Buzz Aldrin Wants NASA To Send Astronauts To Asteroid, Not Lasso It

WASHINGTON, DC - APRIL 22:  NASA Apollo XI astronaut Buzz Aldrin speaks at the Humans to Mars Summit on April 22, 2014 at Geo
WASHINGTON, DC - APRIL 22: NASA Apollo XI astronaut Buzz Aldrin speaks at the Humans to Mars Summit on April 22, 2014 at George Washington University in Washington, DC. With the goal of sending a manned spacecraft to Mars within the next two decades the summit helps promote the improvement of technologies that will make travel to the planet more feasible. (Photo by Win McNamee/Getty Images)

While moonwalker Buzz Aldrin thinks that a mission sending humans to an asteroid is a good idea, the Apollo astronaut isn't so happy with NASA's current plan to use a robot to shrink-wrap a space rock and park it near the moon.

The space agency's asteroid plan centers on launching a robotic mission that aims to capture an asteroid — or a smaller boulder from a space rock — and deliver it to an orbit around the moon where astronauts can visit and sample it sometime in the 2020s. Aldrin would rather see NASA launch astronauts on a mission to an asteroid still in deep space.

"I sure do not think bringing a rock back is better than what the president said — a human mission to an asteroid in 2025 — but send a robot there first so the two get there at the same time," Aldrin said during his talk at the Humans 2 Mars Summit being held in Washington, D.C., Tuesday (April 22). [NASA's Asteroid Capture Mission in Photos]

buzz aldrin asteroidThis concept image shows an astronaut retrieving a sample from the captured asteroid. Image released Aug. 22, 2013.

Under Aldrin's model, NASA would send an astronaut crew to an asteroid using the space agency's Space Launch System rocket and Orion space capsule. The astronaut crew would be able to operate the asteroid-exploring robot with no time delay, Buzz Aldrin explained. (NASA's plan would use the Orion capsule when astronauts visit the asteroid lassoed near the moon.)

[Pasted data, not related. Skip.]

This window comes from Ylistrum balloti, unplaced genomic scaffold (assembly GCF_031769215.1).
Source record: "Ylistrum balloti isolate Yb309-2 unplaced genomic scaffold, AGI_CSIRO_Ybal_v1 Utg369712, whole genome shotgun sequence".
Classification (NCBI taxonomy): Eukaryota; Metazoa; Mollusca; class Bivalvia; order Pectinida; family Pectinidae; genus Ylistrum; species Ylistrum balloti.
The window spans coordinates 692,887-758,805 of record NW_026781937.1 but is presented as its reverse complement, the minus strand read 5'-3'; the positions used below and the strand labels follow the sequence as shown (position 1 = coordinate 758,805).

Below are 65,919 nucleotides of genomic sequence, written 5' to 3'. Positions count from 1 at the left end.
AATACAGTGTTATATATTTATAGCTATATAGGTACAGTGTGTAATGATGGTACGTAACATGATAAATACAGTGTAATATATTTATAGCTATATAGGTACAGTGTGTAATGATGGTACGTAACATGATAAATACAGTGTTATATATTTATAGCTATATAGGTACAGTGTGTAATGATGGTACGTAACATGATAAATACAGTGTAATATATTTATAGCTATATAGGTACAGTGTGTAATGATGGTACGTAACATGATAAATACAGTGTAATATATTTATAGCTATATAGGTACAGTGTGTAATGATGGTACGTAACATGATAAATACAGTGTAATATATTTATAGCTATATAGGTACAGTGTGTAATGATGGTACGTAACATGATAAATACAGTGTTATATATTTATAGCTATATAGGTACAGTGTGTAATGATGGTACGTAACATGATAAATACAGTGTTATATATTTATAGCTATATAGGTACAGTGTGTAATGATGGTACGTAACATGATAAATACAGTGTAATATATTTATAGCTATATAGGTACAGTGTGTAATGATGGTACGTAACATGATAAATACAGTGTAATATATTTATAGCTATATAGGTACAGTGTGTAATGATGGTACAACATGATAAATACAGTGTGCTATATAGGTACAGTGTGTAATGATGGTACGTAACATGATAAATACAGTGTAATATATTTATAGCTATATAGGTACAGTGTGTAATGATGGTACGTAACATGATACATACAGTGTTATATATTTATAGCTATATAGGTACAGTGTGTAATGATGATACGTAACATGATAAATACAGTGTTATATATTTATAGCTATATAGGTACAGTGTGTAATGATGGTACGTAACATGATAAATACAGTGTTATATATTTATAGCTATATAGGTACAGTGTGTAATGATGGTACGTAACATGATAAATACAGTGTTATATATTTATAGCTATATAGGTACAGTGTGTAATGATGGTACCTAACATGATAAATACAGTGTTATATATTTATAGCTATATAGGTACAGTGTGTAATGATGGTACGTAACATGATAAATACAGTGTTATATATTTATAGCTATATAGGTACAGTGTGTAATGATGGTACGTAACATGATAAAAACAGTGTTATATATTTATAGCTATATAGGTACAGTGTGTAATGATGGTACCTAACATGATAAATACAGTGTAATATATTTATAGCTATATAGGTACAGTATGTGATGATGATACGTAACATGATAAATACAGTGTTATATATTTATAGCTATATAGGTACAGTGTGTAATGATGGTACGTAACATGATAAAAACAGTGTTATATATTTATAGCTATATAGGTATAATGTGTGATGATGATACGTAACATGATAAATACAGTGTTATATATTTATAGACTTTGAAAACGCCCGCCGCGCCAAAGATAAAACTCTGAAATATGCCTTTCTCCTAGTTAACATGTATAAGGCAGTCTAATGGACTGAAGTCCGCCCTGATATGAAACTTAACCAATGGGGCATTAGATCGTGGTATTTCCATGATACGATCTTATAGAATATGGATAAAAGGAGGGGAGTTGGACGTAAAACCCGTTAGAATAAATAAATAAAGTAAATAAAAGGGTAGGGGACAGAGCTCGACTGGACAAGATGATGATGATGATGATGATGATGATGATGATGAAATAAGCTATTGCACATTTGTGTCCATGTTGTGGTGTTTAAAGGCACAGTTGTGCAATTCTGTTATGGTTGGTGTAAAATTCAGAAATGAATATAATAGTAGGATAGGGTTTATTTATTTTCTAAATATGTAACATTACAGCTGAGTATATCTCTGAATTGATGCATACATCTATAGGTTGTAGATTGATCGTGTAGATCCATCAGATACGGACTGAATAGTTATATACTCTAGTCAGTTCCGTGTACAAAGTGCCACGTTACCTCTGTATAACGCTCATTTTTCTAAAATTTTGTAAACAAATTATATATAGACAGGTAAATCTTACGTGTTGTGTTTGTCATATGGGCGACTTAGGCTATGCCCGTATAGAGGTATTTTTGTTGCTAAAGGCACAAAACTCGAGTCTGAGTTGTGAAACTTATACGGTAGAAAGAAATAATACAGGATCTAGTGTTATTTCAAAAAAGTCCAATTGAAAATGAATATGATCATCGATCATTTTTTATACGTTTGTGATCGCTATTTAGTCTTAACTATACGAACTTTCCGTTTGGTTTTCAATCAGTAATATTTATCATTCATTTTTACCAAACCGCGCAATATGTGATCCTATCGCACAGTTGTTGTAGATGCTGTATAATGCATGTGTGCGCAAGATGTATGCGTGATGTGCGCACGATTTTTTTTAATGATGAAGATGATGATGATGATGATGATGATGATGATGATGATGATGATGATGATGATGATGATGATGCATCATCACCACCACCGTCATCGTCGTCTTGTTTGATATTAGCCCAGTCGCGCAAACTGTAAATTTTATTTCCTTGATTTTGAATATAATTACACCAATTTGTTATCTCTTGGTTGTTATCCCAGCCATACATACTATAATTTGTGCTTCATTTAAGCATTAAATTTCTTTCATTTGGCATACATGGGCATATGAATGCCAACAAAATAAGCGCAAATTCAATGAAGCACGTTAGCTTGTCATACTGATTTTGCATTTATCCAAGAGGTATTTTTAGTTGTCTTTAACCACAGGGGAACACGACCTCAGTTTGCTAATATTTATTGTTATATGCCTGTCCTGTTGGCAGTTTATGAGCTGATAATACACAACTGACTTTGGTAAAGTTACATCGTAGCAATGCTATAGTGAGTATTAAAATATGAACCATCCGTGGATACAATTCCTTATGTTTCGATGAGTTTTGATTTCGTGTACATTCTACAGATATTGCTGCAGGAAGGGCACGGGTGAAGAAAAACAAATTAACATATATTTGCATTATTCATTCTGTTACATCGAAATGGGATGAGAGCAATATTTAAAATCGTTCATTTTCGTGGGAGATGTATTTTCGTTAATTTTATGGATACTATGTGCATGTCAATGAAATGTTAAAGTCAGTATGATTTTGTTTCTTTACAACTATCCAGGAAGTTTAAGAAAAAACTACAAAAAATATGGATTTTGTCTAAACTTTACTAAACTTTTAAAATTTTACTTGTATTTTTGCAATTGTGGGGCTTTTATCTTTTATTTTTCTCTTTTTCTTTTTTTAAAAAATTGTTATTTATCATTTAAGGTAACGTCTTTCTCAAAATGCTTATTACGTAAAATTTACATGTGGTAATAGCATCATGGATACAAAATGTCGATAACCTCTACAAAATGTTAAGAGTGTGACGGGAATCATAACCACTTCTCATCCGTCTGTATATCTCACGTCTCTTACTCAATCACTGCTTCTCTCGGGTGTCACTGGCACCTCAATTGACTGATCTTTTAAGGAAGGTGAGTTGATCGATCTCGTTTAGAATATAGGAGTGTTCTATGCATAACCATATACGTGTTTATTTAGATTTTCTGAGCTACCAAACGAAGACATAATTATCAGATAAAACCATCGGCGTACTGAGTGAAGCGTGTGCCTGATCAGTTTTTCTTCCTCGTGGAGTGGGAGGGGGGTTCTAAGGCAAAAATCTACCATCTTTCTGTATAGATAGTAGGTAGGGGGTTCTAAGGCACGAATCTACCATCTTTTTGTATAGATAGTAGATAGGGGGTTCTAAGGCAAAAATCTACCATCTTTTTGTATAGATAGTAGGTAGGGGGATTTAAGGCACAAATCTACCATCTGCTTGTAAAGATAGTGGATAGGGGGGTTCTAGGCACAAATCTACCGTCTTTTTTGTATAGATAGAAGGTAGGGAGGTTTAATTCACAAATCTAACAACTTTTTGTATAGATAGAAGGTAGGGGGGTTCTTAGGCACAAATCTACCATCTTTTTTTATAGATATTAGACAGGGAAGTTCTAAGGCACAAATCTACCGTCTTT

NASA's asteroid-retrieval mission, in its present form, would also help engineers test out ways of deflecting potentially harmful asteroids that could threaten Earth. If NASA officials choose to launch a robotic mission that would pick a boulder off a larger asteroid, they could also use the robot to try to move the large asteroid into a slightly different orbit.

That demonstration could aid in planetary protection, but generally, Aldrin doesn't think that should be NASA's job. "Planetary defense is not a NASA mission. It should be at the very highest level [of the] National Security Council," Aldrin said.

Aldrin also thinks that humans should establish a permanent, internationally co-operative base on Mars. Aldrin believes that an insightful leader could make that particular dream happen as well. And if they prioritize a base on Mars, it could happen.

"That is a legacy that will last in history for a very long time," Aldrin said. "We need to convince people of doing that, and maybe I'll retire. I kind of doubt it … There are a lot of people that think this is an 'egghead' idea, so I've got to hang around and smarten them up."

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